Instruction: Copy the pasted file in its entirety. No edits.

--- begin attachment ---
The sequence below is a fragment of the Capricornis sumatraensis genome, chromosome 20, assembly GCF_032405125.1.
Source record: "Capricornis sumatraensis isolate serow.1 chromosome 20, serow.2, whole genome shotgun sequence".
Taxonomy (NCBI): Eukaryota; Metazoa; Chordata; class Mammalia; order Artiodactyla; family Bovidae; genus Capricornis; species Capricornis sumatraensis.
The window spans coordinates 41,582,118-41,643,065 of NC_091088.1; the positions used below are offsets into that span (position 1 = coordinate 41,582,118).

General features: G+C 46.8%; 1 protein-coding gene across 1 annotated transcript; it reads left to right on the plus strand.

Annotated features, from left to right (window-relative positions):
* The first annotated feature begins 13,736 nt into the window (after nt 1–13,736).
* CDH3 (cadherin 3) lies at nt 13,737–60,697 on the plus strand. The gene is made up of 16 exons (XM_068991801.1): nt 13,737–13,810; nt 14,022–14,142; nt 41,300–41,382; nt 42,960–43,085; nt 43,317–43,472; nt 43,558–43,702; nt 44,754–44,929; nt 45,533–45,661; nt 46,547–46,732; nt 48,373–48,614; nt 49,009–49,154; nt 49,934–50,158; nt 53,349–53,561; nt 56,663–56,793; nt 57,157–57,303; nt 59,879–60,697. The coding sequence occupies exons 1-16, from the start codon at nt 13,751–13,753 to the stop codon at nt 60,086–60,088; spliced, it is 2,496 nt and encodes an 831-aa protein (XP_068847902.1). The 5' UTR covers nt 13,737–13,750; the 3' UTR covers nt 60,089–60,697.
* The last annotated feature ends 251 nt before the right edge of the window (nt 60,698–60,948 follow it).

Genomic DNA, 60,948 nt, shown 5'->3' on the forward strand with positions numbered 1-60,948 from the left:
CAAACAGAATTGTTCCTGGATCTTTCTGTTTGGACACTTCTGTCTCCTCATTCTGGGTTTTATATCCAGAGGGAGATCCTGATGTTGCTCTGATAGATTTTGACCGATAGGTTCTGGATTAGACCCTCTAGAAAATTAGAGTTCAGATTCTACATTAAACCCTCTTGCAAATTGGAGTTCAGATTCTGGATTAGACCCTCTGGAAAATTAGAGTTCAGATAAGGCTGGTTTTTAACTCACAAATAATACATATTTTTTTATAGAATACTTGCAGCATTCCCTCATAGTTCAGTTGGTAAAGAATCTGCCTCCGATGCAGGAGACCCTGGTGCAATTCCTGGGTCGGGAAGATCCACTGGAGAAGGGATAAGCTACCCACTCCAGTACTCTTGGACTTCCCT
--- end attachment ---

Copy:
The sequence below is a fragment of the Capricornis sumatraensis genome, chromosome 20, assembly GCF_032405125.1.
Source record: "Capricornis sumatraensis isolate serow.1 chromosome 20, serow.2, whole genome shotgun sequence".
Taxonomy (NCBI): Eukaryota; Metazoa; Chordata; class Mammalia; order Artiodactyla; family Bovidae; genus Capricornis; species Capricornis sumatraensis.
The window spans coordinates 41,582,118-41,643,065 of NC_091088.1; the positions used below are offsets into that span (position 1 = coordinate 41,582,118).

General features: G+C 46.8%; 1 protein-coding gene across 1 annotated transcript; it reads left to right on the plus strand.

Annotated features, from left to right (window-relative positions):
* The first annotated feature begins 13,736 nt into the window (after nt 1–13,736).
* CDH3 (cadherin 3) lies at nt 13,737–60,697 on the plus strand. The gene is made up of 16 exons (XM_068991801.1): nt 13,737–13,810; nt 14,022–14,142; nt 41,300–41,382; nt 42,960–43,085; nt 43,317–43,472; nt 43,558–43,702; nt 44,754–44,929; nt 45,533–45,661; nt 46,547–46,732; nt 48,373–48,614; nt 49,009–49,154; nt 49,934–50,158; nt 53,349–53,561; nt 56,663–56,793; nt 57,157–57,303; nt 59,879–60,697. The coding sequence occupies exons 1-16, from the start codon at nt 13,751–13,753 to the stop codon at nt 60,086–60,088; spliced, it is 2,496 nt and encodes an 831-aa protein (XP_068847902.1). The 5' UTR covers nt 13,737–13,750; the 3' UTR covers nt 60,089–60,697.
* The last annotated feature ends 251 nt before the right edge of the window (nt 60,698–60,948 follow it).

Genomic DNA, 60,948 nt, shown 5'->3' on the forward strand with positions numbered 1-60,948 from the left:
CAAACAGAATTGTTCCTGGATCTTTCTGTTTGGACACTTCTGTCTCCTCATTCTGGGTTTTATATCCAGAGGGAGATCCTGATGTTGCTCTGATAGATTTTGACCGATAGGTTCTGGATTAGACCCTCTAGAAAATTAGAGTTCAGATTCTACATTAAACCCTCTTGCAAATTGGAGTTCAGATTCTGGATTAGACCCTCTGGAAAATTAGAGTTCAGATAAGGCTGGTTTTTAACTCACAAATAATACATATTTTTTTATAGAATACTTGCAGCATTCCCTCATAGTTCAGTTGGTAAAGAATCTGCCTCCGATGCAGGAGACCCTGGTGCAATTCCTGGGTCGGGAAGATCCACTGGAGAAGGGATAAGCTACCCACTCCAGTACTCTTGGACTTCCCT